Apple dropped a bomb on Netflix, Google, Facebook and Amazon. Here we go -- short and sweet -- more details are in CML Pro:

Apple just released tvOS 9.2 and introduced support for folders for apps:

It looks simple enough doesn't it? Here's why just that little bit was an all out assault.

A review of Apple TV from WSJ was succinctly perfect:

"Think of Apple’s fourth-generation box as a way to turn your TV into a giant iPhone."

Estimates come in as high as 25 million Apple TVs to be sold in 2016 in a market that shows strong growth moving forward. On the latest earnings call, Tim Cook said:

"We had our best quarter by far for Apple TV sales, and the number of apps developed for Apple TV is growing rapidly."

Now here's the first part of seismic shift and after that, the combative attack on everyone.

Start with 133 million households in the United States alone with a cable TV subscription (Source: AYTM). Add to that, on the earnings report on 7-16-2015, Google disclosed that YouTube had more viewers aged 18-49 on mobile alone than any U.S. cable network.

We don't have to guess which content provider will win: Netflix (NFLX), Google's YouTube (GOOGL), Amazon's (AMZN) Prime, Facebook, Hulu, whatever. We simply look to the company that is going to pull it all together in one place.

Enter Apple TV: The Motley Fool reports that Apple is rumored to be working on a subscription TV service, one that would serve as a replacement for traditional pay-TV providers. Now, remember our first image -- let's expand it:

Apple is going to bundle ESPN, HBO Go, Showtime, NBC, MLB, and even Facebook and the NY Times along with whatever other cable networks we love – and it will also combine Netflix and allow access to YouTube. As Apple executes with its TV, Netflix is just an app. YouTube is an app. Cable is an app. The news is just an app. Music is an app. Facebook is just an app.

And the provider, the hardware, the interactor, the bundler, the ecosystem -- that's the Apple TV. That's tens or even hundreds of millions of subscribers paying our $30-$40 a month for cable and apps and the checks go to 'Apple, Inc.'

It's fun to call the Apple Watch a failure. Everyone else is. There are articles right now from major news sources that will be deleted in a matter of years, just like Bloomberg did with its monumental failure in covering the iPhone.

You see, the facts have been released, and the Apple Watch is selling better than the first iPhone.

The smart wearables segment is growing rapidly. Here is the forecast from our friends at Statista:

The bright blue color dominating the bar chart - those are smartwatches. Apple is estimated to own more than 50% of the market, while Google's Android watches come in at less than half -- 21%.

Intel (INTC), Amazon (AMZN), Fitbit (FIT), Garmin (GRMN) and others will enter the fray -- and they too will face the real problem: there's only one Apple.

Here is the real news -- facts only, please.

IDC estimates that Apple will sell 14 million watches in 2016, up from 11.6 million units (estimated) in 2015. None of those numbers mean anything until we look at context, and I warn you, this is going to sound unreasonably good.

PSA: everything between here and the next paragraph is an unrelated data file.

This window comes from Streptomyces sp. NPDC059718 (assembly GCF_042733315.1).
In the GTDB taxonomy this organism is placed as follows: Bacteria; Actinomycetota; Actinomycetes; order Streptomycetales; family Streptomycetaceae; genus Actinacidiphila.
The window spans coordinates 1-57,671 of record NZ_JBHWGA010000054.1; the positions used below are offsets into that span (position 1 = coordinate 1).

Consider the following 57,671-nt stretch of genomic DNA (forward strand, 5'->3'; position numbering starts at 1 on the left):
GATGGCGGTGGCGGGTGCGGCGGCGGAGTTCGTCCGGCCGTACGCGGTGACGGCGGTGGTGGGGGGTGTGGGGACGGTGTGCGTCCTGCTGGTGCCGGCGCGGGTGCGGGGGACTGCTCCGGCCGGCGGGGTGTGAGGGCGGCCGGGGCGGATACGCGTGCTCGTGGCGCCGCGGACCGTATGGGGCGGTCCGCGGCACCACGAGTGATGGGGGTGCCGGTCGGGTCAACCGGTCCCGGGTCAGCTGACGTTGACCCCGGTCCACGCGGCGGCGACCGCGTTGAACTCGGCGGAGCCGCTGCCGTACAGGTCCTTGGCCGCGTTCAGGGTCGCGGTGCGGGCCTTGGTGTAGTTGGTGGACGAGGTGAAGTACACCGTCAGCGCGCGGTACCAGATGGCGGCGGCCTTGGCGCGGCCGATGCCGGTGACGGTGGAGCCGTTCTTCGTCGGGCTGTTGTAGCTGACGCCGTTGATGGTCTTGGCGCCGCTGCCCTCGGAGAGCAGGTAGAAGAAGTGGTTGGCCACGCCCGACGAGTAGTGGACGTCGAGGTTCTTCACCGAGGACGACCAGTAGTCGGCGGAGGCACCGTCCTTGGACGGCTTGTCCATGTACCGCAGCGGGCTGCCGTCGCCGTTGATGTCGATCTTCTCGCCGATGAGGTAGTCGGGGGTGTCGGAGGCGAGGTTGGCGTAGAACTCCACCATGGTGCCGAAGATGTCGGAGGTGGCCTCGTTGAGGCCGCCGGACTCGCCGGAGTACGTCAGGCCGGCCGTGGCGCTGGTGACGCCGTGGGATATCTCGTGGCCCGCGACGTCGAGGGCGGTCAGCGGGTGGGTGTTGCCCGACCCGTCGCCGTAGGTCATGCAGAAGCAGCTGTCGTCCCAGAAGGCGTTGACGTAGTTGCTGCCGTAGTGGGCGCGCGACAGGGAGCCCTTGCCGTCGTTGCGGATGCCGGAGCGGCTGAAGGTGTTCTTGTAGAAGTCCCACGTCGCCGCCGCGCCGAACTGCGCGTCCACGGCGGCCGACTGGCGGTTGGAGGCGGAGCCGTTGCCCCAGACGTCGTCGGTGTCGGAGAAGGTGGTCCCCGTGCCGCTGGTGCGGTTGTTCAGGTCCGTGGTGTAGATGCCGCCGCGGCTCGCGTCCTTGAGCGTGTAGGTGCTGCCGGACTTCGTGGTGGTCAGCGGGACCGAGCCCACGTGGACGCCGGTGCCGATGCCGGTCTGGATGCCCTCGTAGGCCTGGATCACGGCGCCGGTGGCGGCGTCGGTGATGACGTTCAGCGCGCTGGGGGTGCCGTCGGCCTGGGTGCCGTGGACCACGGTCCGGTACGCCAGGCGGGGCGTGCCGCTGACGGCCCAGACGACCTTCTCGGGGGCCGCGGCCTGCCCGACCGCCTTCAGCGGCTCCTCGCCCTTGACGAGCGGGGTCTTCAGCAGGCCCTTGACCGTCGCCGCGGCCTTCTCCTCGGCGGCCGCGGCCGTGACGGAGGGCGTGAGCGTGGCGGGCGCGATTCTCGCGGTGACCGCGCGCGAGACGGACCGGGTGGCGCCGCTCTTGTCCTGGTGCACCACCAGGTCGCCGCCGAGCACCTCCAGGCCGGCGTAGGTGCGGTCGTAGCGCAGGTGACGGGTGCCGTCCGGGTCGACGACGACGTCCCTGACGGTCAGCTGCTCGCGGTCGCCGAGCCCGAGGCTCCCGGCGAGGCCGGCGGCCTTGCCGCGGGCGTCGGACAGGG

Apple's iPhone sold a total of 2.3 million units in its first holiday season. According to a report from JP Morgan, Apple Watch sold 5 million units in its first holiday season -- that's 217% as many iPhones sold in its first holiday season. Apple watch sold an estimated 11.6 million units in all of 2015 -- which was not a full year. The first iPhone sold just 5.3 million units in its first year. Conveniently, again, Apple Watch's comparison is 217% as high.

iPhone sold 15 million units in its second year, and Apple Watch is estimated to hit 14 million. But, now we will see the real news.

The soon to be released Apple Watch 2 will have Wi-Fi capabilities so that users will have connectivity when they're not near their smartphone. But there's more:

It appears the either Watch 2 or Watch 3 will also have a FaceTime camera. That means, eventually, Facetiming, Skyping, video meeting, video calls, everything. Read this carefully: The Apple Watch will become a stand-alone product -- untethered from the iPhone.

We won't even cover all of the massive health apps and hardware built on top of the iPhone which were so obvious and so big, even the mainstream got it right. Just one example we see is FDA applications from other firms in order to create new wrist bands to work with the Apple Watch.

Source: ifans

"Press on the band with your thumb to take a reading." That's it. AliveCor, a medical technology company, says that it's expecting to receive FDA approval for the band later this spring.

Although sales have already blown through initial iPhone numbers, its potential is larger still. The Apple Watch won't turn into the single best selling technology device ever (the iPhone), but it's not an adjunct "defense of the iPhone." The facts show that demand is high and the segment growth in general is equally substantial.

Apple has been aggressively hiring to build out its "Project Titan", which Tesla's Elon Musk calls Apple's "open secret" to build an electric car.

The luxury car market is currently at $360 billion annually, and with recent advances made by researchers that we've discovered, there's reason to think electric cars will quickly begin to cannibalize the internal combustion market. We have an entire research piece "Apple's Car Will Change Automotive History," just to cover it.